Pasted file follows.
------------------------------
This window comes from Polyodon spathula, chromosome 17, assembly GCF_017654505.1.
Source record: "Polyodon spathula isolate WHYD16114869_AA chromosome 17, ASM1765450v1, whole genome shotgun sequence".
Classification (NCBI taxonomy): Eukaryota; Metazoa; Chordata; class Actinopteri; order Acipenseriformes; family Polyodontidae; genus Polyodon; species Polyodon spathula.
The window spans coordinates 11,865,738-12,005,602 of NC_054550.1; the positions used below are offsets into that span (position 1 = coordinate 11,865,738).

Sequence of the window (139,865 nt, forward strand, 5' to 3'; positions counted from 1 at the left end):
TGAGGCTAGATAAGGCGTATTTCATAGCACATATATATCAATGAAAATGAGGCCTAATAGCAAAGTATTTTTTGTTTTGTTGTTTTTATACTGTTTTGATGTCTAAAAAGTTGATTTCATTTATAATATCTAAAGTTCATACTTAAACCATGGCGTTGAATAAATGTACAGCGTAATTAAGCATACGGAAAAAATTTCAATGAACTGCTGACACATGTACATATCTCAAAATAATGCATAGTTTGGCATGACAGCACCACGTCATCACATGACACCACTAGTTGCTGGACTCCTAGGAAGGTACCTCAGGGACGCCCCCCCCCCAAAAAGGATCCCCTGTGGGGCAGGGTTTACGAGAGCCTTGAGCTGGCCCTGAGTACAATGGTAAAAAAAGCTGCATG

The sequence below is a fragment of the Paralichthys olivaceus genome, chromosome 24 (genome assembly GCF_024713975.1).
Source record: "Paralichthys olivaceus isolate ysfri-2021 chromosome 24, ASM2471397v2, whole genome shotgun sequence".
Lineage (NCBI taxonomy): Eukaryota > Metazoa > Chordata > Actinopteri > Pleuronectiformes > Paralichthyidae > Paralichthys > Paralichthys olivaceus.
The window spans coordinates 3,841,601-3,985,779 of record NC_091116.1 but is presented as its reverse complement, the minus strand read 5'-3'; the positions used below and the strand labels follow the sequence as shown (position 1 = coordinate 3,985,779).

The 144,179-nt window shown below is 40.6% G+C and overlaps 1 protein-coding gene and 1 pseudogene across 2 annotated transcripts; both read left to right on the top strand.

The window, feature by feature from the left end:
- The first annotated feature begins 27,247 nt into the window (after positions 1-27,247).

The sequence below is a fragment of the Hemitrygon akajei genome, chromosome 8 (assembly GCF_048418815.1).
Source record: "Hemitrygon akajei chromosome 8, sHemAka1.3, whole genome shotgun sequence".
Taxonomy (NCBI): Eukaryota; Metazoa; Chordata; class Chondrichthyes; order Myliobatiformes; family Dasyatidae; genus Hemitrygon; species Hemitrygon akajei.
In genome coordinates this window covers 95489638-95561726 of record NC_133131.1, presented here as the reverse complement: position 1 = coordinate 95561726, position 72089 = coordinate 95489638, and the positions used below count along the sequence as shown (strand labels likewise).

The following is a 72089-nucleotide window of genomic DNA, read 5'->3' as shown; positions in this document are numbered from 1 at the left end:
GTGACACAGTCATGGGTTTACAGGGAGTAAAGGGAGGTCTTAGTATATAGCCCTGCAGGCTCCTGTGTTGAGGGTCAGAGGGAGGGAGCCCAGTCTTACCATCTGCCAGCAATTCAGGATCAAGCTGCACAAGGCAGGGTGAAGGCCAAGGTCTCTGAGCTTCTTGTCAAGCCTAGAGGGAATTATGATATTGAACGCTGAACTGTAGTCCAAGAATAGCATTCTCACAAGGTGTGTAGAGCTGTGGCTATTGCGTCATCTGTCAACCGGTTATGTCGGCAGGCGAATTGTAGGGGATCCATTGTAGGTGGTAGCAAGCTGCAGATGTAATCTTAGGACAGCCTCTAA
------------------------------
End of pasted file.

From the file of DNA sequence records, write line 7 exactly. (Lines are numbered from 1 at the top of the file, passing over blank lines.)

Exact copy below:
The sequence below is a fragment of the Paralichthys olivaceus genome, chromosome 24 (genome assembly GCF_024713975.1).